Finally, in addition to absolute scales and internal and/or external light factors, calibration of the present invention may also include accounting for dark noise and variance and temporal changes in optical properties, spectral transmittance, reflectance of lenses and fibers. With respect to dark noise, this issue primarily arises as a result of thermal, non-thermal and readout noise characteristics of the CCD detector. Although embodiments of the invention use a PET cooled detector, the noise can be significant and needs to be subtracted out. With respect to factors effecting optical properties, spectral transmittance, reflectance of lenses and fibers, each spot/location of light projected on the tissue varies in intensity. This variance may be due to the axial position of the spot and small differences in individual fibers and mask apertures. The intensities of the spots/locations may change with time due to changes in alignment and component degradation.
The present invention utilizes at least one calibration during its operation. One type of calibration is before the initial operation of a device embodying the invention or when the device needs maintenance and/or repair. This will be referred to as pre-operative calibration. Pre-operative calibration may comprise an absolute calibration protocol and a wavelength protocol.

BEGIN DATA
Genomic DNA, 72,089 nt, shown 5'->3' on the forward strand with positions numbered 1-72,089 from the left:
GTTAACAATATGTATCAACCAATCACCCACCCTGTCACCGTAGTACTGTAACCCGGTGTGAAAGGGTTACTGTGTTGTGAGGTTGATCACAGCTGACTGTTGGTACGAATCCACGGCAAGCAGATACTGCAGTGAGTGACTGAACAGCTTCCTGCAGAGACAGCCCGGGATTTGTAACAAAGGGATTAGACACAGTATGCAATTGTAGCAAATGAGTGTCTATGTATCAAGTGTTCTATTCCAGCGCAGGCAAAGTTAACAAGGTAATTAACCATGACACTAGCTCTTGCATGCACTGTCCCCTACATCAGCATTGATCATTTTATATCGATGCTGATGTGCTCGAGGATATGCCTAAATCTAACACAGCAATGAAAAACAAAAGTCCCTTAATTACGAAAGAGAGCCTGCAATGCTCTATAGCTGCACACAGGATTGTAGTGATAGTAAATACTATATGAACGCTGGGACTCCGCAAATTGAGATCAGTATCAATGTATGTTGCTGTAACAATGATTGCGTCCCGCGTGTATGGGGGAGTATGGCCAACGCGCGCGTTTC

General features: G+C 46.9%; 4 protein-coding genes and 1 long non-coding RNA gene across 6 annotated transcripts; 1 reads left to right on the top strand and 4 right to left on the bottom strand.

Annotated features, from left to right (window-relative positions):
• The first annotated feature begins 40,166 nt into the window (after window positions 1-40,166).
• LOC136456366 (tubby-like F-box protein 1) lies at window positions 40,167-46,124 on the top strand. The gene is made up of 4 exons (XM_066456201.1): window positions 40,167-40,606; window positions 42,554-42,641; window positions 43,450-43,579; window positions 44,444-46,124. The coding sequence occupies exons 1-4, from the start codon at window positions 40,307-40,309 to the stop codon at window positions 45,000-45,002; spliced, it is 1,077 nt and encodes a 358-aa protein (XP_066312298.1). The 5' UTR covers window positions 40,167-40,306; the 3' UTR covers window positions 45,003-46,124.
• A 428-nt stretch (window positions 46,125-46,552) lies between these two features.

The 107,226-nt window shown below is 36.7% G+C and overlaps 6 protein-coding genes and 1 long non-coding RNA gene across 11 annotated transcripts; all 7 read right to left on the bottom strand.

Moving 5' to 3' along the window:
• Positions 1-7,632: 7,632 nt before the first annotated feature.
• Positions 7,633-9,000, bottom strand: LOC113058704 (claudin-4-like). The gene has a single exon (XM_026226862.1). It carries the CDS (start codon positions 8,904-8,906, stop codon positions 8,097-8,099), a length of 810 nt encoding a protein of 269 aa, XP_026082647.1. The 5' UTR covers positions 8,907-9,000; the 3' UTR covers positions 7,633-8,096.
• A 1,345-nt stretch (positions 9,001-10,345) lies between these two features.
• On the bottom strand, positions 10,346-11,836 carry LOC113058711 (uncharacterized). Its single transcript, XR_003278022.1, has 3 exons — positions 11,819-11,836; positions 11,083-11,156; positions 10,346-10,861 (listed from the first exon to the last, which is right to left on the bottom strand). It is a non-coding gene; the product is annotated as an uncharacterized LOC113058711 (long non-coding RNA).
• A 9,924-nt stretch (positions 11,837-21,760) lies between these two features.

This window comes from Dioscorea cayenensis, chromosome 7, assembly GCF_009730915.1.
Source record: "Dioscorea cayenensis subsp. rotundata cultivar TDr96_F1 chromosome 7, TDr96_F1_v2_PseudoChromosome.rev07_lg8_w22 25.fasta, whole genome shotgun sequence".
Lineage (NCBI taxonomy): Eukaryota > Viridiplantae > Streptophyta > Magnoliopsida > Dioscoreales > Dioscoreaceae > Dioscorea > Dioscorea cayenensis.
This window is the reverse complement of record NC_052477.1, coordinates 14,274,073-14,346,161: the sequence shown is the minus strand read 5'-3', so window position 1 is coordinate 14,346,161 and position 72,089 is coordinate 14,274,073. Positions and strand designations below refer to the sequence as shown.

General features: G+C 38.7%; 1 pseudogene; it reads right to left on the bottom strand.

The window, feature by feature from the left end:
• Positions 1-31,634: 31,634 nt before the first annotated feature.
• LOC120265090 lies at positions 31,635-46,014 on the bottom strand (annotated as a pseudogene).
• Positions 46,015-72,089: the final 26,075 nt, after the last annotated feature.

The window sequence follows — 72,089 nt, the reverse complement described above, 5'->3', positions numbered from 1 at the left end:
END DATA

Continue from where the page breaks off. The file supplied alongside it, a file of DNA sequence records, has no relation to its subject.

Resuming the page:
Absolute calibration applies irradiance standards to establish performance benchmarks and to provide an absolute scale to the intensities measured. The irradiance standards allow the coupling of known intensity levels into fibers or apertures. A schematic diagram of a setup for performing calibration is shown in
To calibrate wavelengths, wavelength calibrations are used. The light source 301, such as a calibrated mercury arc lamp, is positioned between a focusing lens (not shown) and the mask 300 in